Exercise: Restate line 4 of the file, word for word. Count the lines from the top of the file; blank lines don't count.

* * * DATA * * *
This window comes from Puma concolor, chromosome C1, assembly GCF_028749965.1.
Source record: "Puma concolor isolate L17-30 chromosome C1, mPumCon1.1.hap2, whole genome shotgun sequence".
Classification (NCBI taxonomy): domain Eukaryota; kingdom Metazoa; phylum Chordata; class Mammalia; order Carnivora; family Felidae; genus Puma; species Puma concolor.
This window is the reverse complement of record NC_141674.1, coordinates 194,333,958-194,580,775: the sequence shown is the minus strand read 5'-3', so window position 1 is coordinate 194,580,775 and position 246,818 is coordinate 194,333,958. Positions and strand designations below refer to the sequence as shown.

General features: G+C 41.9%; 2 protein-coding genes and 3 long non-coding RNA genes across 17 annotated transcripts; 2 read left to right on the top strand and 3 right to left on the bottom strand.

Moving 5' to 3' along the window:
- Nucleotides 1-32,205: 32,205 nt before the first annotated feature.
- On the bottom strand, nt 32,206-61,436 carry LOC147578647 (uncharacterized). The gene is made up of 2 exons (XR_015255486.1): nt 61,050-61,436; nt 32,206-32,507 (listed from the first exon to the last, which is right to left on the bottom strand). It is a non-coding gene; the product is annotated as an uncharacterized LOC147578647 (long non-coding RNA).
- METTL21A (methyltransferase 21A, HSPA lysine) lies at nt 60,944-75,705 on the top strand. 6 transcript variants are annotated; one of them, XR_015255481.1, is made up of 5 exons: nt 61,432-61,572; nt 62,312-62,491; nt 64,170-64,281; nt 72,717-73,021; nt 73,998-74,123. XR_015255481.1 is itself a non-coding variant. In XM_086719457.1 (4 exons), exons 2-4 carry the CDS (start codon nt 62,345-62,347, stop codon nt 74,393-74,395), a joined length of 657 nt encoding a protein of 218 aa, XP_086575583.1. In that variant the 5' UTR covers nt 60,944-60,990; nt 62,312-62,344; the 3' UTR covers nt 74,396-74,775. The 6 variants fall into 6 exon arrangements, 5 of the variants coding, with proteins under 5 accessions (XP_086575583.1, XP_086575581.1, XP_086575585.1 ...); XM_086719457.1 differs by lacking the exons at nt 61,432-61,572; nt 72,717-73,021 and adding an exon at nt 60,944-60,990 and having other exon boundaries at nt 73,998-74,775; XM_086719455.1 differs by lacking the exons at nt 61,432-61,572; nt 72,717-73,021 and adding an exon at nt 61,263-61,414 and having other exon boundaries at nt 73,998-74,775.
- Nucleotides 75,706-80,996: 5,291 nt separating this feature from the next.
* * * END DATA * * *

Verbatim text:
This window is the reverse complement of record NC_141674.1, coordinates 194,333,958-194,580,775: the sequence shown is the minus strand read 5'-3', so window position 1 is coordinate 194,580,775 and position 246,818 is coordinate 194,333,958. Positions and strand designations below refer to the sequence as shown.